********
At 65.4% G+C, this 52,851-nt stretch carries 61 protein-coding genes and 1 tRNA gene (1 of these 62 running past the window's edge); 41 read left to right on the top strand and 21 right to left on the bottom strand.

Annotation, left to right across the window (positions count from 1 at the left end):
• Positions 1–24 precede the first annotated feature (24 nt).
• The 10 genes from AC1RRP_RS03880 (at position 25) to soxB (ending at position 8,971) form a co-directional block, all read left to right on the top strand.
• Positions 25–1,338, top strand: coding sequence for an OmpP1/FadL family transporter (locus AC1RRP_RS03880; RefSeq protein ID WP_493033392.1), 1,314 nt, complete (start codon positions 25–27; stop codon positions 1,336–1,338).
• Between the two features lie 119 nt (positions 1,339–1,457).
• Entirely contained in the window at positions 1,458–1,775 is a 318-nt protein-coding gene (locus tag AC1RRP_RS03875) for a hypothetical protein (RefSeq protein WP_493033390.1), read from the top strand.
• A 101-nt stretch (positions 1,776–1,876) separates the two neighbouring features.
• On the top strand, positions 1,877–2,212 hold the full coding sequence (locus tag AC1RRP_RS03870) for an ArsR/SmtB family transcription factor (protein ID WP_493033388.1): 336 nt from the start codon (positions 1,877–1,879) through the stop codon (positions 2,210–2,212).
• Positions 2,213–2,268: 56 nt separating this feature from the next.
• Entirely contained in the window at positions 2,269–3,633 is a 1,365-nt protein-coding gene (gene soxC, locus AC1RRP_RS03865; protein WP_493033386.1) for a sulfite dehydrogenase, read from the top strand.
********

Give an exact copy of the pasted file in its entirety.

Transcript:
At 65.4% G+C, this 52,851-nt stretch carries 61 protein-coding genes and 1 tRNA gene (1 of these 62 running past the window's edge); 41 read left to right on the top strand and 21 right to left on the bottom strand.

Annotation, left to right across the window (positions count from 1 at the left end):
• Positions 1–24 precede the first annotated feature (24 nt).
• The 10 genes from AC1RRP_RS03880 (at position 25) to soxB (ending at position 8,971) form a co-directional block, all read left to right on the top strand.
• Positions 25–1,338, top strand: coding sequence for an OmpP1/FadL family transporter (locus AC1RRP_RS03880; RefSeq protein ID WP_493033392.1), 1,314 nt, complete (start codon positions 25–27; stop codon positions 1,336–1,338).
• Between the two features lie 119 nt (positions 1,339–1,457).
• Entirely contained in the window at positions 1,458–1,775 is a 318-nt protein-coding gene (locus tag AC1RRP_RS03875) for a hypothetical protein (RefSeq protein WP_493033390.1), read from the top strand.
• A 101-nt stretch (positions 1,776–1,876) separates the two neighbouring features.
• On the top strand, positions 1,877–2,212 hold the full coding sequence (locus tag AC1RRP_RS03870) for an ArsR/SmtB family transcription factor (protein ID WP_493033388.1): 336 nt from the start codon (positions 1,877–1,879) through the stop codon (positions 2,210–2,212).
• Positions 2,213–2,268: 56 nt separating this feature from the next.
• Entirely contained in the window at positions 2,269–3,633 is a 1,365-nt protein-coding gene (gene soxC, locus AC1RRP_RS03865; protein WP_493033386.1) for a sulfite dehydrogenase, read from the top strand.